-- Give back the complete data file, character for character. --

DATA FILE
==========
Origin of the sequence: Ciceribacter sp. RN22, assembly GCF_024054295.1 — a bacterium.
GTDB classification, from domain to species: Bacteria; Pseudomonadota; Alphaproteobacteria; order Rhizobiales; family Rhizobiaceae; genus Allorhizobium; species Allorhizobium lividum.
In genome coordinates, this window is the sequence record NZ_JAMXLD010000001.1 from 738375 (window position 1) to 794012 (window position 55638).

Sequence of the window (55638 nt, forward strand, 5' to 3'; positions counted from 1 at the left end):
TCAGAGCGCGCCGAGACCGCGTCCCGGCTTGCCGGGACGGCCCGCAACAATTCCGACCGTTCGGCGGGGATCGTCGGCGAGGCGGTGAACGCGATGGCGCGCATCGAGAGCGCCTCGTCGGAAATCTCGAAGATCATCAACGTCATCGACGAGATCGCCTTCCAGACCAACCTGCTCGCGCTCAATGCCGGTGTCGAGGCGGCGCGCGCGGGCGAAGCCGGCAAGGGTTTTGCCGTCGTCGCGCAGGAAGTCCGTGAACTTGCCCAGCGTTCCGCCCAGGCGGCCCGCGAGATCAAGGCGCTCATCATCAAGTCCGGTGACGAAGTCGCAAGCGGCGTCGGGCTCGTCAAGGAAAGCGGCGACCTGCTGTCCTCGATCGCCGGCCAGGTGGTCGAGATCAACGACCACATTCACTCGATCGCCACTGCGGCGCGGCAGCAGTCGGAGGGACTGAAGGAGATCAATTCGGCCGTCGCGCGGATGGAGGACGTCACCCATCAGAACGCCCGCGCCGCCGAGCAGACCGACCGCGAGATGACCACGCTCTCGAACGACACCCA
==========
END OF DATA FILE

Origin of the sequence: Ciceribacter sp. RN22, assembly GCF_024054295.1 — a bacterium.
GTDB classification, from domain to species: Bacteria; Pseudomonadota; Alphaproteobacteria; order Rhizobiales; family Rhizobiaceae; genus Allorhizobium; species Allorhizobium lividum.
In genome coordinates, this window is the sequence record NZ_JAMXLD010000001.1 from 738375 (window position 1) to 794012 (window position 55638).

Sequence of the window (55638 nt, forward strand, 5' to 3'; positions counted from 1 at the left end):
TCAGAGCGCGCCGAGACCGCGTCCCGGCTTGCCGGGACGGCCCGCAACAATTCCGACCGTTCGGCGGGGATCGTCGGCGAGGCGGTGAACGCGATGGCGCGCATCGAGAGCGCCTCGTCGGAAATCTCGAAGATCATCAACGTCATCGACGAGATCGCCTTCCAGACCAACCTGCTCGCGCTCAATGCCGGTGTCGAGGCGGCGCGCGCGGGCGAAGCCGGCAAGGGTTTTGCCGTCGTCGCGCAGGAAGTCCGTGAACTTGCCCAGCGTTCCGCCCAGGCGGCCCGCGAGATCAAGGCGCTCATCATCAAGTCCGGTGACGAAGTCGCAAGCGGCGTCGGGCTCGTCAAGGAAAGCGGCGACCTGCTGTCCTCGATCGCCGGCCAGGTGGTCGAGATCAACGACCACATTCACTCGATCGCCACTGCGGCGCGGCAGCAGTCGGAGGGACTGAAGGAGATCAATTCGGCCGTCGCGCGGATGGAGGACGTCACCCATCAGAACGCCCGCGCCGCCGAGCAGACCGACCGCGAGATGACCACGCTCTCGAACGACACCCA